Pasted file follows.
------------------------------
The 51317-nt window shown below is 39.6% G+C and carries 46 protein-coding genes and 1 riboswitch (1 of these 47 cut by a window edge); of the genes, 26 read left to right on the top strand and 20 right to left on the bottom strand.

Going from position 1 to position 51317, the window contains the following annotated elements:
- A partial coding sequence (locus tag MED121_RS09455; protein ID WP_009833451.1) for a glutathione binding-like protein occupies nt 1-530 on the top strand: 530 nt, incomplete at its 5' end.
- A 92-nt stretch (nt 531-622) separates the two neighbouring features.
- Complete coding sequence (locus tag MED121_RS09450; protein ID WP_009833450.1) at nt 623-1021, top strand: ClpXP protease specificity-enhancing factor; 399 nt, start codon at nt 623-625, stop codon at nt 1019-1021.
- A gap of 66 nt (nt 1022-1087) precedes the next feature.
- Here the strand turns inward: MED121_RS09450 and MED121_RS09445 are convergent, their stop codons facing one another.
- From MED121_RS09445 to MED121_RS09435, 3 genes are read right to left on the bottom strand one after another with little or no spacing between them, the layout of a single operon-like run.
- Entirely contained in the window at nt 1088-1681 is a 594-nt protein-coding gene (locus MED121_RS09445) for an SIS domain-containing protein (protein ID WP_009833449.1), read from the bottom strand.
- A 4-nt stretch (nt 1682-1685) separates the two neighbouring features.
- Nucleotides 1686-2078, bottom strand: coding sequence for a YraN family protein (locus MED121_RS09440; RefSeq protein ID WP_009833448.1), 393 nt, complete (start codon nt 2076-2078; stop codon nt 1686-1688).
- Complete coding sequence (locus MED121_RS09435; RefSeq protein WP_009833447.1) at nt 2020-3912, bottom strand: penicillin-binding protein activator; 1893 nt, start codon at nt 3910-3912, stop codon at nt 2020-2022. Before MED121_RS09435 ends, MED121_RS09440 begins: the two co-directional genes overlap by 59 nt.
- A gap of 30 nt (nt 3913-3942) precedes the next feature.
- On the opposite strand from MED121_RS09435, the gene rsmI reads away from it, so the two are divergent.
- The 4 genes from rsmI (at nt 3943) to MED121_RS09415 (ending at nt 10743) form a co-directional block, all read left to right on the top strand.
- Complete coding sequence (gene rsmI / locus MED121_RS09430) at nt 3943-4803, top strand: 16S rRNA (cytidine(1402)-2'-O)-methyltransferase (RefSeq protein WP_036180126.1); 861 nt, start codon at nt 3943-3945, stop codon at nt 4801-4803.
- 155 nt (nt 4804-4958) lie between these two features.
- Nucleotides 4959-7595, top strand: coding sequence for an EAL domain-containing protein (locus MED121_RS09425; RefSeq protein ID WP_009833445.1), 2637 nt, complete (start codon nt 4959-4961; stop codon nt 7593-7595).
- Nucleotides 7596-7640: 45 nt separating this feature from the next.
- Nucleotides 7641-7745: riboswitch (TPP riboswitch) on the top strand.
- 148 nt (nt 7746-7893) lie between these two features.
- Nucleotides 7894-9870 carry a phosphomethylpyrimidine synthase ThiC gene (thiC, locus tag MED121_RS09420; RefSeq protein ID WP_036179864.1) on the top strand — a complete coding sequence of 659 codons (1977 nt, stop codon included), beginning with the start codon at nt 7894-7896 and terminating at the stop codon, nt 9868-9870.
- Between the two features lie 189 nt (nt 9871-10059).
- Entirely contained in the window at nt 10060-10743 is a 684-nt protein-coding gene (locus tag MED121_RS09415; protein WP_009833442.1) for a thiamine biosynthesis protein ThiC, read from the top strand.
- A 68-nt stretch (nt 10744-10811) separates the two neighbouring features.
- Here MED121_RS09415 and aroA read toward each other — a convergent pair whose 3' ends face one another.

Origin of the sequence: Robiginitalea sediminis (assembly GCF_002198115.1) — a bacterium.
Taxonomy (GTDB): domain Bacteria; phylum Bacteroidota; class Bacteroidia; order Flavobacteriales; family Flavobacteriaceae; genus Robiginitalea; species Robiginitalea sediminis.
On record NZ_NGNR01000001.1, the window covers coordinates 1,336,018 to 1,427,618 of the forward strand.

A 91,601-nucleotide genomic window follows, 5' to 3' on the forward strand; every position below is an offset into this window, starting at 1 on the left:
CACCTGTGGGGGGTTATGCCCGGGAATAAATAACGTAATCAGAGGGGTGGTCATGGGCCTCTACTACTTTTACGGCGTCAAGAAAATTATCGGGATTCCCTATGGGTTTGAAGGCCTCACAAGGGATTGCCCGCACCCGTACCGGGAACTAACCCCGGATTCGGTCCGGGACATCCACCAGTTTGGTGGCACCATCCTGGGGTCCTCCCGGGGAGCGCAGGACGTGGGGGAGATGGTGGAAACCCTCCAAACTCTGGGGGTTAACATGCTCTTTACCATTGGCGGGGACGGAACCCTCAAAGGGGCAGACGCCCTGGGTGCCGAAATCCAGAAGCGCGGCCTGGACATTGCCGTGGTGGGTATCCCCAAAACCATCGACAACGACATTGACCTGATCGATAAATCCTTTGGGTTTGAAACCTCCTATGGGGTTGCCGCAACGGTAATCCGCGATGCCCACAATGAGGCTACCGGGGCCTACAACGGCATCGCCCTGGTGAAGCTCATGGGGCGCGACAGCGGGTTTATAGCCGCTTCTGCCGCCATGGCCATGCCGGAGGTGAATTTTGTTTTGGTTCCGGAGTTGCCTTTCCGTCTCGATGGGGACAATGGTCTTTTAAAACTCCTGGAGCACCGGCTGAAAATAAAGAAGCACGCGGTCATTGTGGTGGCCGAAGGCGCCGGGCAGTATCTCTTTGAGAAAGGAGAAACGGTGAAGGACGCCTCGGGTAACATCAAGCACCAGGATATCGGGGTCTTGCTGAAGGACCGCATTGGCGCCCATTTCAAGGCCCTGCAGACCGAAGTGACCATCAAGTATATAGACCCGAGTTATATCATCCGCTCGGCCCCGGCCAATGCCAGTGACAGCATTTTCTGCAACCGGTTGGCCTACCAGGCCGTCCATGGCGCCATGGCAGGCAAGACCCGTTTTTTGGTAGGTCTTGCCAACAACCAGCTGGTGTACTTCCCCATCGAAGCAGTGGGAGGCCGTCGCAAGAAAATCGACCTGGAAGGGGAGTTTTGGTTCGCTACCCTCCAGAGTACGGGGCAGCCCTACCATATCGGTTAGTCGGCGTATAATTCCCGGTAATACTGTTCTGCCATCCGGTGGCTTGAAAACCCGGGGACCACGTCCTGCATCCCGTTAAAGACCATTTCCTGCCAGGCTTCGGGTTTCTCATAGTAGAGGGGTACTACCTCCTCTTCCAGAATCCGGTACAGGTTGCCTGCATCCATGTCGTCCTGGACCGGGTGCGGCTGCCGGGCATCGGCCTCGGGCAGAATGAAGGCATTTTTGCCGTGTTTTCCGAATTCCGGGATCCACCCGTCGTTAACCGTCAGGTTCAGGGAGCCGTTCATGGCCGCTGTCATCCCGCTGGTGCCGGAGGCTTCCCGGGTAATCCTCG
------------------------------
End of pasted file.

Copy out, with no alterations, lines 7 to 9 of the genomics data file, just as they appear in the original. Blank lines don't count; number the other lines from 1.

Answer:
- Here the strand turns inward: MED121_RS09450 and MED121_RS09445 are convergent, their stop codons facing one another.
- From MED121_RS09445 to MED121_RS09435, 3 genes are read right to left on the bottom strand one after another with little or no spacing between them, the layout of a single operon-like run.
- Entirely contained in the window at nt 1088-1681 is a 594-nt protein-coding gene (locus MED121_RS09445) for an SIS domain-containing protein (protein ID WP_009833449.1), read from the bottom strand.